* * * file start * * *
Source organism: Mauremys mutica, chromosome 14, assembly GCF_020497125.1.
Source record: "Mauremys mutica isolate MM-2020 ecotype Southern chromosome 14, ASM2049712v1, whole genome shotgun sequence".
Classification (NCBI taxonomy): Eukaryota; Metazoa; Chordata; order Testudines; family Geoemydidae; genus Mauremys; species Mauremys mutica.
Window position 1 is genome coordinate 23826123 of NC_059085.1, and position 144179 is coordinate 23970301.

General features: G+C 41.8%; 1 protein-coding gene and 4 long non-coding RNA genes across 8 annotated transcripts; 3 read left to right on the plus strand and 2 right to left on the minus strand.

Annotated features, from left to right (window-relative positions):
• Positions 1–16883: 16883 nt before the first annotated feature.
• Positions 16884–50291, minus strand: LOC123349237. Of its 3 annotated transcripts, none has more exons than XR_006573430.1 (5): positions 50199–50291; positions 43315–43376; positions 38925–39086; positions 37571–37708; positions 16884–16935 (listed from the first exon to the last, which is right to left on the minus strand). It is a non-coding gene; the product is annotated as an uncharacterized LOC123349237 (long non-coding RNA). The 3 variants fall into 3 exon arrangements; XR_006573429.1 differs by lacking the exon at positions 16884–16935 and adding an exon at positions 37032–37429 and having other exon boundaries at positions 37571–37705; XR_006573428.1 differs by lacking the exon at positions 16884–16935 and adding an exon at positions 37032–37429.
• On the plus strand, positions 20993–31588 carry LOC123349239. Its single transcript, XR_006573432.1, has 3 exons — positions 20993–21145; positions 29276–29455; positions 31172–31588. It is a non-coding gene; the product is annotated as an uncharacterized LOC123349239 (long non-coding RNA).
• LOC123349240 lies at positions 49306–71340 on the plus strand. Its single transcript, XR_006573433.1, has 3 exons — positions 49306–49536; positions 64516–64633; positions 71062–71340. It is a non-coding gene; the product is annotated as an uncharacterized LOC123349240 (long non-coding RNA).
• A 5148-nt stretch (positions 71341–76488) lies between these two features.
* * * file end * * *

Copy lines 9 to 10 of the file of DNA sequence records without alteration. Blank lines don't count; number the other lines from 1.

• On the plus strand, positions 20993–31588 carry LOC123349239. Its single transcript, XR_006573432.1, has 3 exons — positions 20993–21145; positions 29276–29455; positions 31172–31588. It is a non-coding gene; the product is annotated as an uncharacterized LOC123349239 (long non-coding RNA).
• LOC123349240 lies at positions 49306–71340 on the plus strand. Its single transcript, XR_006573433.1, has 3 exons — positions 49306–49536; positions 64516–64633; positions 71062–71340. It is a non-coding gene; the product is annotated as an uncharacterized LOC123349240 (long non-coding RNA).